Joseph J. Kopanski, Lin You, Jungjoon Ahn, Emily Hitz, Yaw S. Obeng
Scanning probe microscopes (SPMs) have some ability to image sub-surface structures. This paper describes the theoretical and practical basis for imaging metal lines buried beneath insulating layers and for imaging insulating regions or voids within metal with SPMs. Three techniques are discussed: scanning Kelvin force microscopy (SKFM) to image the potential of buried metal lines, scanning microwave microscopy (SMM) to image the capacitance of buried metal lines, and SMM to image voids in metals through the frequency dependence of the skin depth. A test chip, designed at NIST, and that contains buried structures to precisely produce electric potential and magnetic field variations at the surface to test the presumptions is described, along with some preliminary results.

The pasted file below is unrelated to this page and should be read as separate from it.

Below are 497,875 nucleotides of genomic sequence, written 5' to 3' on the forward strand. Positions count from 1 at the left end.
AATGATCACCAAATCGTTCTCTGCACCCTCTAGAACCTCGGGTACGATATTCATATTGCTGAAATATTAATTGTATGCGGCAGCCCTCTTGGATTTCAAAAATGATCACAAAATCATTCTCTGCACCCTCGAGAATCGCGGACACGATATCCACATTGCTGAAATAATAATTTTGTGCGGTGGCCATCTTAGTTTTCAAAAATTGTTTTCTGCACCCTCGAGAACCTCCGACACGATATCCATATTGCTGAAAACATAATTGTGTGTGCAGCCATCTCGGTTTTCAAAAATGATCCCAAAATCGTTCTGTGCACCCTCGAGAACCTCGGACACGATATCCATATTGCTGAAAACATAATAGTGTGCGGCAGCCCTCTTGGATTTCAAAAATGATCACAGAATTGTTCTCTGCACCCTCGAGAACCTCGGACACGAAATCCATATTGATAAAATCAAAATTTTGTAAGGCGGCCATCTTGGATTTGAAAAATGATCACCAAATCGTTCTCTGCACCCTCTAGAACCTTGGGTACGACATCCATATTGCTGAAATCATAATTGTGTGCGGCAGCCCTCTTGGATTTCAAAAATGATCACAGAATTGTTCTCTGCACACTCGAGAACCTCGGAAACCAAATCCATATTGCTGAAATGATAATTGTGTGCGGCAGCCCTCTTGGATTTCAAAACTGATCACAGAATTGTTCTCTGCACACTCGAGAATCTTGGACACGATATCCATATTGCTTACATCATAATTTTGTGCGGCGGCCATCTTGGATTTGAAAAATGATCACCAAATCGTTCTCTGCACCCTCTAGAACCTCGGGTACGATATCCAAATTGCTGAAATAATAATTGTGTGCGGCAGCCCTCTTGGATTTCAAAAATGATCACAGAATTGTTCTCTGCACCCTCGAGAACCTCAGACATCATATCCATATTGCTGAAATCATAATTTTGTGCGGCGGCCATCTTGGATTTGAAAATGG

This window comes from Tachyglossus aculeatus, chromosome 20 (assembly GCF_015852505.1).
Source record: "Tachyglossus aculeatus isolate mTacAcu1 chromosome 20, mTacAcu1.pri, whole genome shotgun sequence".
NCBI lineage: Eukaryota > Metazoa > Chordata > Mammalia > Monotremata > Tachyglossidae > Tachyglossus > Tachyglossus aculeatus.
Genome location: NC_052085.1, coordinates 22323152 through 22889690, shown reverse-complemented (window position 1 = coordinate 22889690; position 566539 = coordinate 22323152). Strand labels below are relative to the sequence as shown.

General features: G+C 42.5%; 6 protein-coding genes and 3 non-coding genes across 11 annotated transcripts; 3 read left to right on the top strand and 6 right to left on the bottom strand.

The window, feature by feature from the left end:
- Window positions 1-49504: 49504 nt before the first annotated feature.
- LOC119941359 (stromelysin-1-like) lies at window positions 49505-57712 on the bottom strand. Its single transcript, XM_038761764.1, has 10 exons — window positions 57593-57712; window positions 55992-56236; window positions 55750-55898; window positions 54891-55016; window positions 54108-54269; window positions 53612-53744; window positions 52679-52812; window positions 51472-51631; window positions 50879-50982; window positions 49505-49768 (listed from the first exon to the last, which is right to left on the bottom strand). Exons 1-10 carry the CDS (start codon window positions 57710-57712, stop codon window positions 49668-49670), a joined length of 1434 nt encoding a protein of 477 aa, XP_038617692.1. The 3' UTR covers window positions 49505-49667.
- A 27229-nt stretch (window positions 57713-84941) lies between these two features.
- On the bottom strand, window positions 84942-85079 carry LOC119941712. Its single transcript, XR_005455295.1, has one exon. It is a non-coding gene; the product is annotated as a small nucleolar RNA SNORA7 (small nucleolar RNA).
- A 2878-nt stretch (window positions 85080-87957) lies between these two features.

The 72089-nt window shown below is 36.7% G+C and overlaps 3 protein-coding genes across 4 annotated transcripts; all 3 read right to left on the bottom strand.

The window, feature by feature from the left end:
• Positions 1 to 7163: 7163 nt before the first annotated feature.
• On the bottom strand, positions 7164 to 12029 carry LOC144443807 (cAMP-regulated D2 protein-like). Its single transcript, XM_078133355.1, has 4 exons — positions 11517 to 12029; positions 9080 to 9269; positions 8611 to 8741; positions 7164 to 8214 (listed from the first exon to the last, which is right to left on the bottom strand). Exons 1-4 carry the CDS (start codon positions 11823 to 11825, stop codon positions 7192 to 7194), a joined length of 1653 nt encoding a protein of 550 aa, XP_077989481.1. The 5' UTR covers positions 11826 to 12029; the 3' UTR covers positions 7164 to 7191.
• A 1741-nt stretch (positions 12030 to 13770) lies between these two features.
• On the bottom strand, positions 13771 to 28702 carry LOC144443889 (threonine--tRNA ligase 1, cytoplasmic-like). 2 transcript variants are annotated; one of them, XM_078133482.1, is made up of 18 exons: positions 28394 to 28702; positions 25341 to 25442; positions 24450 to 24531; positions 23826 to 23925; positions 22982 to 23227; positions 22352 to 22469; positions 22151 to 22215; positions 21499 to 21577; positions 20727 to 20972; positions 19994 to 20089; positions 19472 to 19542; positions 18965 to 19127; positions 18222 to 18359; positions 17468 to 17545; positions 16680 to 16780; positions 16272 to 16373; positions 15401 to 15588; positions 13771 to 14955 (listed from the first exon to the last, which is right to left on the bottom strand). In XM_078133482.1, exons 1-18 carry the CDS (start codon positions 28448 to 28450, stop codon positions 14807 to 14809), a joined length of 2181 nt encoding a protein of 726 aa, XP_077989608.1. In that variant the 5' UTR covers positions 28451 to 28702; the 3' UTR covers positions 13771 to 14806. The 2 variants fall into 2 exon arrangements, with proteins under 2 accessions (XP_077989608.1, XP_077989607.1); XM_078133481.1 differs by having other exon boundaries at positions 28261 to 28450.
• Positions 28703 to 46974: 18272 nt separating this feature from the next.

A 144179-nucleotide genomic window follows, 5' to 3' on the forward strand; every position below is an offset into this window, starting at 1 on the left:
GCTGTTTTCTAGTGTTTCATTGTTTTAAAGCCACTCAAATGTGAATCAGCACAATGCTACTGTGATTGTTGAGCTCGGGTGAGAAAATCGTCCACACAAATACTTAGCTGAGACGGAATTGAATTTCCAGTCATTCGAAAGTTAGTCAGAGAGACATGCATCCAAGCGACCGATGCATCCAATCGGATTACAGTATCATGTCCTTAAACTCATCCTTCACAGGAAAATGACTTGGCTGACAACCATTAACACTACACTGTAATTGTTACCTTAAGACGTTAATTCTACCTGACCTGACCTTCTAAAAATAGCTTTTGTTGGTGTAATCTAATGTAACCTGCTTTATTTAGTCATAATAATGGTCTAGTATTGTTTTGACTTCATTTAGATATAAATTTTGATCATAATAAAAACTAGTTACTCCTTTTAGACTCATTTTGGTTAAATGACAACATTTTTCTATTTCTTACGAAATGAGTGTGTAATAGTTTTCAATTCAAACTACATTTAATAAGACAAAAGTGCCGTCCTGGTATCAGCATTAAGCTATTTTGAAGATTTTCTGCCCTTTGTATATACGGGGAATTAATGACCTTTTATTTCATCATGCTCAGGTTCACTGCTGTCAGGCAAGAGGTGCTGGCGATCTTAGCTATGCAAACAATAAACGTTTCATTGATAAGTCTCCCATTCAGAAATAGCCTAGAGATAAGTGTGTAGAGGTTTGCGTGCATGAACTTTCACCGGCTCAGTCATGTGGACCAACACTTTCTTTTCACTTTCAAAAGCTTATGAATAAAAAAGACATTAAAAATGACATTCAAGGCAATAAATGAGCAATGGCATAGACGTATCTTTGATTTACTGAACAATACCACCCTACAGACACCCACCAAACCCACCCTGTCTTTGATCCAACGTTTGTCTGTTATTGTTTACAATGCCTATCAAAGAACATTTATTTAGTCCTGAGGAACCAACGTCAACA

Electrochemical Society Transactions,Proceedings of the Symposium on Dielectrics for Nanosystems 6: Materials Science, Processing, Reliability, and Manufacturing
, You, L.
, Ahn, J.
, Hitz, E.
and Obeng, Y.
Scanning Probe Microscopes for Subsurface Imaging, Electrochemical Society Transactions,Proceedings of the Symposium on Dielectrics for Nanosystems 6: Materials Science, Processing, Reliability, and Manufacturing, Orlando, FL, [online], https://doi.org/10.1149/06102.0185ecst
(Accessed November 30, 2023)